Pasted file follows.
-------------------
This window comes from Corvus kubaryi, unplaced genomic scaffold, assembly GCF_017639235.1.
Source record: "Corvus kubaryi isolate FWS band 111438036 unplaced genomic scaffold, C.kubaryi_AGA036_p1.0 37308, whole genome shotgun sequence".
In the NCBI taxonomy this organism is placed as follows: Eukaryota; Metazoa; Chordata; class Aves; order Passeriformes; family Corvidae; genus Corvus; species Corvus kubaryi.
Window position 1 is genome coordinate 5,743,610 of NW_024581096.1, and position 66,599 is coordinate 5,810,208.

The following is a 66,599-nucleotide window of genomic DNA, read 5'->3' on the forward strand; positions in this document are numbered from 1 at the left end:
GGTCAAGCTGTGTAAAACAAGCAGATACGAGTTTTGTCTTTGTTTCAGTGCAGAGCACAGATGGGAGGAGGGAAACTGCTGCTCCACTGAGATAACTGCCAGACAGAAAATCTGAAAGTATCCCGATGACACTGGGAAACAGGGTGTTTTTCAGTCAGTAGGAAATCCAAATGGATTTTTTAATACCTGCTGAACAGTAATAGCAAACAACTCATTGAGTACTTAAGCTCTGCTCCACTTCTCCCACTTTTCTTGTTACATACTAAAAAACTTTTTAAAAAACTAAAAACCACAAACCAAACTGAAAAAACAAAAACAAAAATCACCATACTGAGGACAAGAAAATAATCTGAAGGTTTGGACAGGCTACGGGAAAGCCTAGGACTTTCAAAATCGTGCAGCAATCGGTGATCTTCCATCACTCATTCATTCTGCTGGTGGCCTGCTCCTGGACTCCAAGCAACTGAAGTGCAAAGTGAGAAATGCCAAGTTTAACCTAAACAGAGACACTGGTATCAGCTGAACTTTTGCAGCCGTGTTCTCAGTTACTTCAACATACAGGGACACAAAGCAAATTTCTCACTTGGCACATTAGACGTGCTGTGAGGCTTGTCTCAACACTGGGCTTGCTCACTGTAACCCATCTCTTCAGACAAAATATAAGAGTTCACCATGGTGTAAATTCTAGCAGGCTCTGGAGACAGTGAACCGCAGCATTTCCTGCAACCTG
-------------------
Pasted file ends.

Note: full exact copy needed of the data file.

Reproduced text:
This window comes from Corvus kubaryi, unplaced genomic scaffold, assembly GCF_017639235.1.
Source record: "Corvus kubaryi isolate FWS band 111438036 unplaced genomic scaffold, C.kubaryi_AGA036_p1.0 37308, whole genome shotgun sequence".
In the NCBI taxonomy this organism is placed as follows: Eukaryota; Metazoa; Chordata; class Aves; order Passeriformes; family Corvidae; genus Corvus; species Corvus kubaryi.
Window position 1 is genome coordinate 5,743,610 of NW_024581096.1, and position 66,599 is coordinate 5,810,208.

The following is a 66,599-nucleotide window of genomic DNA, read 5'->3' on the forward strand; positions in this document are numbered from 1 at the left end:
GGTCAAGCTGTGTAAAACAAGCAGATACGAGTTTTGTCTTTGTTTCAGTGCAGAGCACAGATGGGAGGAGGGAAACTGCTGCTCCACTGAGATAACTGCCAGACAGAAAATCTGAAAGTATCCCGATGACACTGGGAAACAGGGTGTTTTTCAGTCAGTAGGAAATCCAAATGGATTTTTTAATACCTGCTGAACAGTAATAGCAAACAACTCATTGAGTACTTAAGCTCTGCTCCACTTCTCCCACTTTTCTTGTTACATACTAAAAAACTTTTTAAAAAACTAAAAACCACAAACCAAACTGAAAAAACAAAAACAAAAATCACCATACTGAGGACAAGAAAATAATCTGAAGGTTTGGACAGGCTACGGGAAAGCCTAGGACTTTCAAAATCGTGCAGCAATCGGTGATCTTCCATCACTCATTCATTCTGCTGGTGGCCTGCTCCTGGACTCCAAGCAACTGAAGTGCAAAGTGAGAAATGCCAAGTTTAACCTAAACAGAGACACTGGTATCAGCTGAACTTTTGCAGCCGTGTTCTCAGTTACTTCAACATACAGGGACACAAAGCAAATTTCTCACTTGGCACATTAGACGTGCTGTGAGGCTTGTCTCAACACTGGGCTTGCTCACTGTAACCCATCTCTTCAGACAAAATATAAGAGTTCACCATGGTGTAAATTCTAGCAGGCTCTGGAGACAGTGAACCGCAGCATTTCCTGCAACCTG